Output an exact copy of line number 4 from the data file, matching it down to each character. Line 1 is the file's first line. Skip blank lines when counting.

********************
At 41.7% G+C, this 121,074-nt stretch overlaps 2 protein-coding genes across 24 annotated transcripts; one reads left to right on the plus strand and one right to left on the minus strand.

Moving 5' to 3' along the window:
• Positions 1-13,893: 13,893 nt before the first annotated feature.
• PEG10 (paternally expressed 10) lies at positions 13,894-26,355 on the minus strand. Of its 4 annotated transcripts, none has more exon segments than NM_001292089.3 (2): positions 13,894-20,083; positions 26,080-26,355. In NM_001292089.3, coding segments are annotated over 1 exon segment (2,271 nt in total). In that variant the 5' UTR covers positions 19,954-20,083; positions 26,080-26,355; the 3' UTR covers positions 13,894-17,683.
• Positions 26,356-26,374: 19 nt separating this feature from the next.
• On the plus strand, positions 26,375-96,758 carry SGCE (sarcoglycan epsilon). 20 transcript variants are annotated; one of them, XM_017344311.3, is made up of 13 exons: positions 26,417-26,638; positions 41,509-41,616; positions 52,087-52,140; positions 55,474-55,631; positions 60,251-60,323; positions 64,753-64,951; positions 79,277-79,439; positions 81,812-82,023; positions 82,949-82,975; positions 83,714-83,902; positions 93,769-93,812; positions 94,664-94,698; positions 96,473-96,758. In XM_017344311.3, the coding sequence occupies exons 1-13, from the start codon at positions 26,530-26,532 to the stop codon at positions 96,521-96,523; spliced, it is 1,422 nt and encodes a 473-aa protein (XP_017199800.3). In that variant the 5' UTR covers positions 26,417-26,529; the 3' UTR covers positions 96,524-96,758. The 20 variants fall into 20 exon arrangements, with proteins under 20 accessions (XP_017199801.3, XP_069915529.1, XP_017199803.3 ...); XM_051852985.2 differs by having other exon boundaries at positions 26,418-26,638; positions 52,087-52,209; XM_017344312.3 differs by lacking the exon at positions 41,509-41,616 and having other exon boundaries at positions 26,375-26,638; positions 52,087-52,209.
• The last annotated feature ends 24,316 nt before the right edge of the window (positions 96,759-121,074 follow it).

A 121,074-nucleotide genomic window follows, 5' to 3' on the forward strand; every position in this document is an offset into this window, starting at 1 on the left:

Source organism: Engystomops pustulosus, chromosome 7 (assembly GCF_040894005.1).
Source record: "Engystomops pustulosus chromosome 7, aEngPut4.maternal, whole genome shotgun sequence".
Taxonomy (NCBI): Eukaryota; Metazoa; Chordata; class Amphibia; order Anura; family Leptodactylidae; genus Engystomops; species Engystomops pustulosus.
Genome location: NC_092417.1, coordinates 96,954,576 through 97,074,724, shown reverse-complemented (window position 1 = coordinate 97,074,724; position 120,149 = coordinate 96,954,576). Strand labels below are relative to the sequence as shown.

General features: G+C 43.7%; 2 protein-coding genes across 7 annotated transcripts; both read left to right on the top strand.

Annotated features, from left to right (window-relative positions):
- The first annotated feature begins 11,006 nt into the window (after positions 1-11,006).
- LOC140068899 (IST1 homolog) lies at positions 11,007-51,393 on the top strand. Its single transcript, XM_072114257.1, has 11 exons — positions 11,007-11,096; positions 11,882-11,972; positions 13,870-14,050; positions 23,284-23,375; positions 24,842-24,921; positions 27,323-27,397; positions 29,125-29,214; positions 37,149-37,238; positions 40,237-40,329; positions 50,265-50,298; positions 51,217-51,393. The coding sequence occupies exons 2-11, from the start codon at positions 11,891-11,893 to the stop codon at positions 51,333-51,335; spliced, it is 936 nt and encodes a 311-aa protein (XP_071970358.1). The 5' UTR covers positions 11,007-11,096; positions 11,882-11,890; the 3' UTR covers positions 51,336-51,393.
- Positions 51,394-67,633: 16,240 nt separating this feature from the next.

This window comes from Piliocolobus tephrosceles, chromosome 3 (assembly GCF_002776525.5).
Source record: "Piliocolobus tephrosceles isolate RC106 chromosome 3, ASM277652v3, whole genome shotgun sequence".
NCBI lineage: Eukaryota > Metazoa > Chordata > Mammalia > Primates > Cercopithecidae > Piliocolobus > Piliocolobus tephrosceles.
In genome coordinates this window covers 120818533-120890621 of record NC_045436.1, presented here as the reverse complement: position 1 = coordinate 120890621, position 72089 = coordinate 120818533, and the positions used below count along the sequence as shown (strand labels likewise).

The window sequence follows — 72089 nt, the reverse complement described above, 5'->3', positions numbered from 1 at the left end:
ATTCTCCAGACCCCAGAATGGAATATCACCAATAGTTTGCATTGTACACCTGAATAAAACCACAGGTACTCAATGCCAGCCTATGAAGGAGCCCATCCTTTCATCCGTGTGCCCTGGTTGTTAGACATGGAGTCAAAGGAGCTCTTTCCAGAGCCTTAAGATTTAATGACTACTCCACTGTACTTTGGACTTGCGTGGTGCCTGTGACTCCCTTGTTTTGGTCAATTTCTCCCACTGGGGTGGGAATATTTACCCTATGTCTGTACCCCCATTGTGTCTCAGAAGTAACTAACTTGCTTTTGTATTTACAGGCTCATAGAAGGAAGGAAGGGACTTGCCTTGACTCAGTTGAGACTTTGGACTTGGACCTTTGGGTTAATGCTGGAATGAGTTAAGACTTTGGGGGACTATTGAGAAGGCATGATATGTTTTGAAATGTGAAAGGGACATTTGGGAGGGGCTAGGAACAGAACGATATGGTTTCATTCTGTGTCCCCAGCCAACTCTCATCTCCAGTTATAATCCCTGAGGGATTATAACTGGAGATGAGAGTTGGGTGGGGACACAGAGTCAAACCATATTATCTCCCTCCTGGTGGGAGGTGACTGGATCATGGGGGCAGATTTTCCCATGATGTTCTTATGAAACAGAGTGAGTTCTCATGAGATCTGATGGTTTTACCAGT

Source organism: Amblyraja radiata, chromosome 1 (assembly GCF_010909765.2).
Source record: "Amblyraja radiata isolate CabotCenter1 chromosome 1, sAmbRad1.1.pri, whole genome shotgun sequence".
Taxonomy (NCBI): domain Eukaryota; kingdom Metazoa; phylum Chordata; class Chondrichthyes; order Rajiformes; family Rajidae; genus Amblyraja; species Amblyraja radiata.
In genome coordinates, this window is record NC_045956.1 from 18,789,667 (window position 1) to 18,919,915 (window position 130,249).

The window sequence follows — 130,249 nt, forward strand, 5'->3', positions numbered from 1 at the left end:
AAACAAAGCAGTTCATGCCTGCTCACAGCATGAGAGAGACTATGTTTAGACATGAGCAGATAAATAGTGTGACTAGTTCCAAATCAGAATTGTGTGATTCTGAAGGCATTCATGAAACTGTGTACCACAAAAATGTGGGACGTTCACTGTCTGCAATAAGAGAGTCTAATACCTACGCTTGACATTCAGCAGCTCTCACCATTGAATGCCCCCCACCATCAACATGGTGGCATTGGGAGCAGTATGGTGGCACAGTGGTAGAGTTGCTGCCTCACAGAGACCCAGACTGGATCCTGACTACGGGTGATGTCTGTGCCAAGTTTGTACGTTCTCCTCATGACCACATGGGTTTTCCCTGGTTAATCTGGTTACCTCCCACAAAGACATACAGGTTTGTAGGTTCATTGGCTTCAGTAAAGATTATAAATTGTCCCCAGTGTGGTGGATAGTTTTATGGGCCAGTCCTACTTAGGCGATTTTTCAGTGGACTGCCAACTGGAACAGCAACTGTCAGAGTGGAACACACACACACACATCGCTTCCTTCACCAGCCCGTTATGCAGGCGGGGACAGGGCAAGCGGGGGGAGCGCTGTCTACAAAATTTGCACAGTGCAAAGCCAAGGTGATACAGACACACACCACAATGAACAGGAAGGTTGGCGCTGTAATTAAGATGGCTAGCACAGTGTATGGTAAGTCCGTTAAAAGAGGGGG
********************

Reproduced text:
• PEG10 (paternally expressed 10) lies at positions 13,894-26,355 on the minus strand. Of its 4 annotated transcripts, none has more exon segments than NM_001292089.3 (2): positions 13,894-20,083; positions 26,080-26,355. In NM_001292089.3, coding segments are annotated over 1 exon segment (2,271 nt in total). In that variant the 5' UTR covers positions 19,954-20,083; positions 26,080-26,355; the 3' UTR covers positions 13,894-17,683.